For the Mulvaneys were a family in which everything that happened to them was precous and everything that was precious was stored in memory and everyone had a history.

Which is why many of you envied us, I think. Before the events of 1976 when everything came apart for us and was never again put together in quite the same way.

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What People are saying about this

From the Publisher
"It will consume you.” —The Washington Post Book World

“New testimony to Oates' great intelligence and dead-on imaginative powers. It is a book that will break your heart, heal it, then break it again every time you think about it.” —Los Angeles Times Book Review

“What keeps us coming back to Oates Country is her uncanny gift of making the page a window, with something happening on the other side that we’d swear was like life itself.” —The New York Times Book Review

“A major achievement that stands with Oates’ finest studies of American life...the novel is a testament to the tenacious bonds of the family, the restorative power of love and capacity to endure and prevail.” —The Chicago Tribune

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We Were the Mulvaneys 3.5 out of 5 based on 0 ratings. 155 reviews.
ar_t More than 1 year ago
This is a compelling yet completely heartbreaking novel. In We Were the Mulvaneys, Oates creates an idyllic family with a peaceful, happy life, and depicts the family members¿ simultaneous demises after Marianne, their daughter, is raped at a party after prom. As the Mulvaneys fall from their previous social standing and each undergo personal struggles involving recovery and justice, Oates touches on all aspects of family issues. From alcoholism, to violence, depression, anxiety, and separation, she leaves absolutely nothing out. The effect is a book that will ¿Break your heart, heal it, then break it again,¿ as a reviewer from the Los Angeles Times Book Review put it. Though it¿s not a book to read on a sunny day when you¿re in a good mood, We Were the Mulvaneys is honest, insightful, and powerful. It will make you think about the connections between family members in ways you never have before.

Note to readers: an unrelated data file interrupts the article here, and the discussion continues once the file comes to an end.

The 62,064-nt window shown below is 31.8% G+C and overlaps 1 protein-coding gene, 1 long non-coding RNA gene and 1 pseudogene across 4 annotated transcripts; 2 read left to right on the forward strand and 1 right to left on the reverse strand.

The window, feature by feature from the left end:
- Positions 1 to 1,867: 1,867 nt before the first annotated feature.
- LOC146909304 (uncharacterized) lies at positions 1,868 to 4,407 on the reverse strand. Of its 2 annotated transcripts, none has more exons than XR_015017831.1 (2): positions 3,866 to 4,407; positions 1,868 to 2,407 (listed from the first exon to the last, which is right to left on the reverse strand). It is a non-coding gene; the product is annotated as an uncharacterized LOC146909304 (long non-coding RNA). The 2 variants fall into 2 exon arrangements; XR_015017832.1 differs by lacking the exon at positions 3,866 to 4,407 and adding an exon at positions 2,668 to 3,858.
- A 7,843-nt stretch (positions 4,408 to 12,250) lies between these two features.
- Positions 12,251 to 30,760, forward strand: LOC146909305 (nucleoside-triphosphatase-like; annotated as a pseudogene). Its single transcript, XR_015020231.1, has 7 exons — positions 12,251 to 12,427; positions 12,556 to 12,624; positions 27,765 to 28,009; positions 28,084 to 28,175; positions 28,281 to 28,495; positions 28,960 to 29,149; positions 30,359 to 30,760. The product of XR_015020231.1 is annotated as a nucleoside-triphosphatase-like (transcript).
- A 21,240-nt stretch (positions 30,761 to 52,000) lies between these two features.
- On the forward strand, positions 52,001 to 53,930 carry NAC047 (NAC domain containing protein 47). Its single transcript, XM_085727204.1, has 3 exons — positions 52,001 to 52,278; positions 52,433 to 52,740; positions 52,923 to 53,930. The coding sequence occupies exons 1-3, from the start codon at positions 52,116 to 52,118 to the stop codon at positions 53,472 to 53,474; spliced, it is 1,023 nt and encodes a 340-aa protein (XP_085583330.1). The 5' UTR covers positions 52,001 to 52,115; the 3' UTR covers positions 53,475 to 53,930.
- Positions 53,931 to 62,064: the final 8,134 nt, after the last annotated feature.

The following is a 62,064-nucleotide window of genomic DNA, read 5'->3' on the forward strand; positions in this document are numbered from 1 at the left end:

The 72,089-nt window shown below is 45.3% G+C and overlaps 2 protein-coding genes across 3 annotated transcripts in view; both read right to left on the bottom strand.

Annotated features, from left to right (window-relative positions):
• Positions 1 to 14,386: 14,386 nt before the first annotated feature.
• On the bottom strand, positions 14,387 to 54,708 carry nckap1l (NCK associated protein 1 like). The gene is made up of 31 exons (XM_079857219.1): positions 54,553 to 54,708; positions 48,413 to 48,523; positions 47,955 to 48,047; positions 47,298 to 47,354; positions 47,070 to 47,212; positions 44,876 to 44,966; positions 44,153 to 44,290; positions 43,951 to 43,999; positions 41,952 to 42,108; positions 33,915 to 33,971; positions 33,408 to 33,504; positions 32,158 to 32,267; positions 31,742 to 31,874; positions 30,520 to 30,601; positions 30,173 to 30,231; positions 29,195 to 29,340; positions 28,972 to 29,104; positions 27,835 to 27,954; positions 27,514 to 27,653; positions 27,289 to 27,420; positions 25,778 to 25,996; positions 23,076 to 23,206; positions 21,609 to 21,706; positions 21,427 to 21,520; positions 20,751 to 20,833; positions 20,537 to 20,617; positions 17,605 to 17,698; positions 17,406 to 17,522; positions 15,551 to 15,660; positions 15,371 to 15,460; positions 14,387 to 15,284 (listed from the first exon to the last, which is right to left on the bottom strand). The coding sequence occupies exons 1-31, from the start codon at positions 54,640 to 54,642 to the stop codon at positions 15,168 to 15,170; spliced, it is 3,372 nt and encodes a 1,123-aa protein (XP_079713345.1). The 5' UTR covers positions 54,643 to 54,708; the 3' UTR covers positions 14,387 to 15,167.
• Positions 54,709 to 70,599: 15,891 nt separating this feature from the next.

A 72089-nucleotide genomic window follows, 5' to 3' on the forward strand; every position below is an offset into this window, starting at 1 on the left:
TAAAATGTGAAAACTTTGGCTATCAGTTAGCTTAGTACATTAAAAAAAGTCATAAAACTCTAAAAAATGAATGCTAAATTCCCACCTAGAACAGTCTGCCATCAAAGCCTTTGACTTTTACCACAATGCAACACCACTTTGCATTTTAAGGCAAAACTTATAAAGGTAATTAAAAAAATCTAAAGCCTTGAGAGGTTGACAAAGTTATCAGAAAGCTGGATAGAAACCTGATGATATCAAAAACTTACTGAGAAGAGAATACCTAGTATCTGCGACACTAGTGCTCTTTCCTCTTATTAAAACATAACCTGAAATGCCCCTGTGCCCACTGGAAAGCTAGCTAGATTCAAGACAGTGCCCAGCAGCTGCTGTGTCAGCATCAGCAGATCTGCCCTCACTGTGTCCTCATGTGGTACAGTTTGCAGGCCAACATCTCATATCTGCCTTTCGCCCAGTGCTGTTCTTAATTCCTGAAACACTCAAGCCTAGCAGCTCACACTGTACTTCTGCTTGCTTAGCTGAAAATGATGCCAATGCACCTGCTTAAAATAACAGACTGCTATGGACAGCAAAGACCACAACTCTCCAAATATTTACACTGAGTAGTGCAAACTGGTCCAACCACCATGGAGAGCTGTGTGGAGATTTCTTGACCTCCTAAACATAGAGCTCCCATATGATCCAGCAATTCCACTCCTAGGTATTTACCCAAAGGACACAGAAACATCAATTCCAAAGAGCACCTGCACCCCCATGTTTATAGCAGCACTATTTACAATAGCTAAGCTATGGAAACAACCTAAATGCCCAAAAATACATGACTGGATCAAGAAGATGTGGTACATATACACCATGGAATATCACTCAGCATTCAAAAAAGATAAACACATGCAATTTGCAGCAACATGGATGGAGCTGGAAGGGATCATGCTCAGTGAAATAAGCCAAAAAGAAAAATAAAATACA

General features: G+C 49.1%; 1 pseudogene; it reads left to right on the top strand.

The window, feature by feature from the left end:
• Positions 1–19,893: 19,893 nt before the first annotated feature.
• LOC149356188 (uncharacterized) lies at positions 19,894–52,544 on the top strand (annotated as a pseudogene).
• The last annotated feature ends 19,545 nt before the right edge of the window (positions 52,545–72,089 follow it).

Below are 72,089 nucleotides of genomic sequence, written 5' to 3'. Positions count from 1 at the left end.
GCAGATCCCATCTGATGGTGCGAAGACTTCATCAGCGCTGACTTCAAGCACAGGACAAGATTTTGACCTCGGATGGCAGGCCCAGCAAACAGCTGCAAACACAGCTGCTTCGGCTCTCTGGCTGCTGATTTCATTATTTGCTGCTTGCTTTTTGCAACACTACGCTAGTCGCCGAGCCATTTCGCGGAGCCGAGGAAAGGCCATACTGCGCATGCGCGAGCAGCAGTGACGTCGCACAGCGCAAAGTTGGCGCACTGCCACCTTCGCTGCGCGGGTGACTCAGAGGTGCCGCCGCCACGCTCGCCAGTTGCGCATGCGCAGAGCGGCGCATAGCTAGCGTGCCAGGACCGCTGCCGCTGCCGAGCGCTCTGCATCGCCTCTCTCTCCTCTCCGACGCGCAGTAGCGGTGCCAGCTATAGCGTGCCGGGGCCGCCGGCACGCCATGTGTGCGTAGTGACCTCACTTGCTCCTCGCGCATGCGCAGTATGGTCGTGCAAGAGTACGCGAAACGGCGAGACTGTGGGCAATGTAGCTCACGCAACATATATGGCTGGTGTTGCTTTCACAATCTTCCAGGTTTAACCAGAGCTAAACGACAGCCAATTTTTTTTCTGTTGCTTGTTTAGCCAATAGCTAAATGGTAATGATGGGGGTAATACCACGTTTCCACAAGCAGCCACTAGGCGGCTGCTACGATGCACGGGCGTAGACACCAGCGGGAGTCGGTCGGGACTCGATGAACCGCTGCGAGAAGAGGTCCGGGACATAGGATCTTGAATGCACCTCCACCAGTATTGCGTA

Guest More than 1 year ago
This book is my favorite. Not only is it written by the amazing Joyce Carol Oates, but because it is a story that haunts me everyday. I recommend this book to everyone. We Were the Mulvaneys is phychologically deep and timeless. It has definetly left a mark on my heart.
CourtRose More than 1 year ago